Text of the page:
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<title>collectl - Running as a Service</title>
<center><h1>Running As A Service</h1></center>
Assuming collectl has been installed from the rpm kit, it has been
configured to be run as a service, but disabled from automatically
starting at boot. To enable it, simply
<i>chkconfig collectl on</i>, noting that by default collectl is
configured to collect most data.
To see what the specific subsystems are, execute <i>collectl -V</i>
and look at the daemon default values for <i>-s</i>. You should then look at
the <i>DaemonCommands</i> string /etc/collectl.conf to see if any changes to
-s have been explictly set. At the time of this writing, collectl has been
further configured to add slab and process data to the base defaults.
Further inspection of this command string will show the daemon has also been
configured to write all its data to a set of compressed text files in
<i>/var/log/collectl</i>, which was created when the kit was installed. To verify
collectl will properly run as a service, you can execute the command
<i>/etc/init.d/collectl start</i> (or as a shortcut on a redhat system use
the command <i>service collectl start</i>) and examine the <i>log</i> file in /var/log/collectl
for the startup (and hopefully no termination) messages as well as the appearance
of either a <i>raw</i> or <i>raw.gz</i> data file in that same directory.
Note that since the output is buffered, the data file will probably have a length of
0 until the buffer fills or the flush interval passes, which is currently set to 60 seconds,
which ever comes first. Or the command <i>/etc/init.d/collectl flush</i> is executed.
In order to write its output as a compressed file, the perl <i>Compress</i> module
must be present as it is with newer perl distributions. If not present
you should install it, otherwise you will get messages warning you that compression is not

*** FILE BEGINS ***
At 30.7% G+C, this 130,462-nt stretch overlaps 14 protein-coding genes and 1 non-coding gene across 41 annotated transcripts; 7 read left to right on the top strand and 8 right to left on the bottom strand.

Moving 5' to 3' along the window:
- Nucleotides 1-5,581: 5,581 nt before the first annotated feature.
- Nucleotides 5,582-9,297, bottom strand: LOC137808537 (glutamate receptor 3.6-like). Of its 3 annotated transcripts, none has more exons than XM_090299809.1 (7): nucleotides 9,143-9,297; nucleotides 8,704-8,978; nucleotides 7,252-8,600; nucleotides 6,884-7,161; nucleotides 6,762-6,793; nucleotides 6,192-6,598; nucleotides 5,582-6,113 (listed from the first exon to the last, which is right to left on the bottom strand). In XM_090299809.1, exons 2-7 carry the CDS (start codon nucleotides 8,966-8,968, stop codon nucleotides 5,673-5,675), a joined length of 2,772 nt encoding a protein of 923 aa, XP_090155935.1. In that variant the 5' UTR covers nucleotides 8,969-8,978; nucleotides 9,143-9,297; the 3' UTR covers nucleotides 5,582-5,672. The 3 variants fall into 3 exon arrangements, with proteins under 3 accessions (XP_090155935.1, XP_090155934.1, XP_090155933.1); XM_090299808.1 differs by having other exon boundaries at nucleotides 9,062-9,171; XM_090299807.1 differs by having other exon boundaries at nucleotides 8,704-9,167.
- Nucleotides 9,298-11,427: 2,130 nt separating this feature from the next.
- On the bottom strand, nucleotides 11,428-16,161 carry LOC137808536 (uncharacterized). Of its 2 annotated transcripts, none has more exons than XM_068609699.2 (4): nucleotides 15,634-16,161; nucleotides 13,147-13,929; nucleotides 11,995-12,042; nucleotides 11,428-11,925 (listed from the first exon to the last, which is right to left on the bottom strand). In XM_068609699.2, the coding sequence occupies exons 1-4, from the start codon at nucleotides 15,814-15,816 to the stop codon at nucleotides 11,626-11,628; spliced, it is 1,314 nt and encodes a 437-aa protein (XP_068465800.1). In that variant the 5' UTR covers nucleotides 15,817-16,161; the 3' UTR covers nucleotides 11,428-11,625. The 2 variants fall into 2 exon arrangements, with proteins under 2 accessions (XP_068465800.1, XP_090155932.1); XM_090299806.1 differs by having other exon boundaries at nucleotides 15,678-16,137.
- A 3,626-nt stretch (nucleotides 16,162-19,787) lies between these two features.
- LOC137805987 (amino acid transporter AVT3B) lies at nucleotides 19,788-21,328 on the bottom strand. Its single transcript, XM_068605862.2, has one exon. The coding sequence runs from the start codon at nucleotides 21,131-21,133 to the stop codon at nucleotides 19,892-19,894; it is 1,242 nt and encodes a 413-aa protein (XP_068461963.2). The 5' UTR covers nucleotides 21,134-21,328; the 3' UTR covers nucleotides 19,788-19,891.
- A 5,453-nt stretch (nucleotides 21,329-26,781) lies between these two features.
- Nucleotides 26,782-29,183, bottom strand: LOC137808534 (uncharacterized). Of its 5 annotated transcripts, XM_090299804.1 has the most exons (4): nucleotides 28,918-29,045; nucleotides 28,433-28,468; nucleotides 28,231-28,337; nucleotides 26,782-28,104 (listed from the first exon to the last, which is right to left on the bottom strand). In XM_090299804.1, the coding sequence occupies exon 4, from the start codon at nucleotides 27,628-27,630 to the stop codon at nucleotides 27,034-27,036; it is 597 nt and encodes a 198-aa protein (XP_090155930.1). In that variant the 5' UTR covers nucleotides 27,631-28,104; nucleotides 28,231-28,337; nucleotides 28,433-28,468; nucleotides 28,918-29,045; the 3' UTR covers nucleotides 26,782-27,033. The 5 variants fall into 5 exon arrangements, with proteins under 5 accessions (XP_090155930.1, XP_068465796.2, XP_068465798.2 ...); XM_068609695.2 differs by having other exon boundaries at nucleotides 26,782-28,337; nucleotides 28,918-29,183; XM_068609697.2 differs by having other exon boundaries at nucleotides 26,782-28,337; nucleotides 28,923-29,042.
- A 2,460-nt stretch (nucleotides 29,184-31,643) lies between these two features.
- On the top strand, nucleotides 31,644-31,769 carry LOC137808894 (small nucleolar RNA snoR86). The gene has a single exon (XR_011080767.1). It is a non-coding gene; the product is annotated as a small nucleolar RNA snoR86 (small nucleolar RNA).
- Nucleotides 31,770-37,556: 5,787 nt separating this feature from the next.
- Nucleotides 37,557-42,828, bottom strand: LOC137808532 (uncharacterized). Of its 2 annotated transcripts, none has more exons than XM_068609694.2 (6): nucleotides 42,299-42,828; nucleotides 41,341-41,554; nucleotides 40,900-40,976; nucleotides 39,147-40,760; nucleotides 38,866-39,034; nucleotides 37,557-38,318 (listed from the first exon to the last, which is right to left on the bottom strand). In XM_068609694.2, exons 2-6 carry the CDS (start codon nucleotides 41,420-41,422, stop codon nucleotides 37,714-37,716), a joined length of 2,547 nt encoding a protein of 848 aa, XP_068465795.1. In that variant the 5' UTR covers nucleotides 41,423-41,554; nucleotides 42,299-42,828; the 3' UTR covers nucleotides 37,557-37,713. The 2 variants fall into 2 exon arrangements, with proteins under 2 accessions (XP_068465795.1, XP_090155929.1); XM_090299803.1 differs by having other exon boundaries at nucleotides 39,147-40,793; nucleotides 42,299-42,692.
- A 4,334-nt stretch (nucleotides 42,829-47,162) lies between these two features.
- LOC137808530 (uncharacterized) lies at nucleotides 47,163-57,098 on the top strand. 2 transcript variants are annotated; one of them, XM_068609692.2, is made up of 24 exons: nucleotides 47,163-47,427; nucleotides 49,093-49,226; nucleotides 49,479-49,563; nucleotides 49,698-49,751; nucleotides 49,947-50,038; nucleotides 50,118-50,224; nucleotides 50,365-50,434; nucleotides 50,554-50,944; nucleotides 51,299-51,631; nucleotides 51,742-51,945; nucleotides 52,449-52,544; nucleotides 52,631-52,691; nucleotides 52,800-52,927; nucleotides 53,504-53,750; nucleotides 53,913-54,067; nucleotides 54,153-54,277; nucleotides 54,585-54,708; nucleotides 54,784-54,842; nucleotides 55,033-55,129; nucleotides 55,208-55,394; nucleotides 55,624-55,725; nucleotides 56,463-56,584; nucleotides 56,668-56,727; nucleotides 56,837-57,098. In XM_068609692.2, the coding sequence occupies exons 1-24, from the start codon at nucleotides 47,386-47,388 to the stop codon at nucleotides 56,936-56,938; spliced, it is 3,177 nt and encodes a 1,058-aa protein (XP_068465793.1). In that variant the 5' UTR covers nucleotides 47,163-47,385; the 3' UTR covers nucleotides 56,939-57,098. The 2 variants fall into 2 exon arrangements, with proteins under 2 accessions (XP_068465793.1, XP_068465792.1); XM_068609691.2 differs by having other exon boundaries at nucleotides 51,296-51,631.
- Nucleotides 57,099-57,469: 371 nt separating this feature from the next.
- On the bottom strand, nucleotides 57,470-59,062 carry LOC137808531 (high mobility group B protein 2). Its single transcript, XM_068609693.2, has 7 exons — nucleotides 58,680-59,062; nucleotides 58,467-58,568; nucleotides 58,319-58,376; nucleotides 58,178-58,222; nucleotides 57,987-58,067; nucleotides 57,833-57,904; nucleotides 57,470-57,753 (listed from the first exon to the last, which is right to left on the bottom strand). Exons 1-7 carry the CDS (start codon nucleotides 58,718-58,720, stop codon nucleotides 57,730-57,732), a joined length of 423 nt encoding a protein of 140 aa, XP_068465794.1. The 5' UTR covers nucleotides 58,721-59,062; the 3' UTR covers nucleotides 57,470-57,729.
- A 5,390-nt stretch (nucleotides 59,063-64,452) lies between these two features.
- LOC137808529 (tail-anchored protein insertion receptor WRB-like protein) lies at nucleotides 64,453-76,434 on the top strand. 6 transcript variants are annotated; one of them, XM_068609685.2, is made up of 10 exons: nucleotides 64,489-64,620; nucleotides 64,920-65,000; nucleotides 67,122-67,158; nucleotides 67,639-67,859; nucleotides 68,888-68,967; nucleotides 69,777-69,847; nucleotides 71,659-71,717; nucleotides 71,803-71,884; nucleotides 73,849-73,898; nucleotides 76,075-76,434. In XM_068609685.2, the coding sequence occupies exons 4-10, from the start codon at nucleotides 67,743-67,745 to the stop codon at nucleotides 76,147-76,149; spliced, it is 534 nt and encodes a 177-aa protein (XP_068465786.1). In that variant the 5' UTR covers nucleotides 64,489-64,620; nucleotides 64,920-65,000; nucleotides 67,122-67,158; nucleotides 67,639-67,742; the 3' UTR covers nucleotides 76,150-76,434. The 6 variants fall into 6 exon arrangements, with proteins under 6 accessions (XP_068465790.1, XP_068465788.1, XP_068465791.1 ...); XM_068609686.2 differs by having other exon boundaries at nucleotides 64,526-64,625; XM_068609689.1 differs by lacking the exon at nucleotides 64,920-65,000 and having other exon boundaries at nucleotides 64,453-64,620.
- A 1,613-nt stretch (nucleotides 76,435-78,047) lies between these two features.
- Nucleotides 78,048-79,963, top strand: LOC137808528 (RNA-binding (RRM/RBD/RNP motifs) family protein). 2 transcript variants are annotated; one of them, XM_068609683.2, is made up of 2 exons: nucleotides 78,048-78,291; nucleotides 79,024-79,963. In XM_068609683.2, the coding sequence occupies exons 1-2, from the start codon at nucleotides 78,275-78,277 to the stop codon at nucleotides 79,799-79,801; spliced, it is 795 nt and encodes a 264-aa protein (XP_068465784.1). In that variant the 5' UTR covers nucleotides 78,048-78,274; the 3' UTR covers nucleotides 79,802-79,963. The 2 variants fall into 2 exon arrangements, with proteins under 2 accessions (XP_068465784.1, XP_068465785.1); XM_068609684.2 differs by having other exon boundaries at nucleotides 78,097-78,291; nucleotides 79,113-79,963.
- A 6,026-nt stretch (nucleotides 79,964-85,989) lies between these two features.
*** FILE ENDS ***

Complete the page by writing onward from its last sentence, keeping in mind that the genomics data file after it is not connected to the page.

To change any behaviors of the daemon such as the flush interval, output file
location, etc., simply change the <i>DaemonCommands</i> line in
<i>/etc/collectl.conf</i>, which specifies the actual command string collectl is passed at
startup. Use care in setting this string as incorrect settings may cause collectl
to abnormally exit and if it does, you should examine the <i>log</i> file for
<b><i>caution about pipes in DaemonCommands</i></b>
<tr><td>Since some of the filters can include pipes, one might choose the use the perl form of
<i>"abc|def|xyz"</i> when using them interactively, having to use quotation marks to
prevent the shell from acting on them. However if you include the quotes in the
<i>DaemonCommands</i> line, the filters will not work correctly as collectl will see
the quotes as part of the filter itself.</td></tr>
<b>One-time modification of runtime parameters</b>
If you want to change the way collectl runs as a daemon for a specific instance, you can
pass the normal collectl switches to the start script as its second parameter (more on the
first parameter later). For example, to start collectl with a monitoring interval of
15 seconds, just start it as follows:
/etc/init.d/collectl start '-i 15'
The next time it is started (or restarted) it will use its default values.
<b>Running multiple instances of a collectl daemon</b>
By default, collectl only supports running a single instance of a daemon and it you try to
start a second you will get an error message. However, there may be times you really want to
run a second instance, most typically if you want to collect a subset of data at a different
monitoring interval, and to do this one uses an alternative syntax which prefaces the
parameters with a string such as <i>test</i> as in the following example:
/etc/init.d/collectl start test -i15
Also note in this example quotes weren't needed because there were no spaces in the second
argument. In this case a process named <i>collectl-test</i> will be created and use the
argument -i15. You must be careful when using this format because if you leave off the
second argument you'd actually start the main process with the invalid switch of </i>test</i>.
To perform other operations on this second instance, such as <i>stop</i> or <i>flush</i>, simply
add the <i>test</i> qualifier to the command. If you want to restart one of these instances be
sure to include the appropriate arguments because you must use the 2 argument form of the command.
This syntax was also chosen to assure the user does use additional switches because without them
you'd essentially be running an identical copy of the default configuration.
<table width=100%><tr><td align=right><i>updated Sep 5, 2013</i></td></tr></colgroup></table>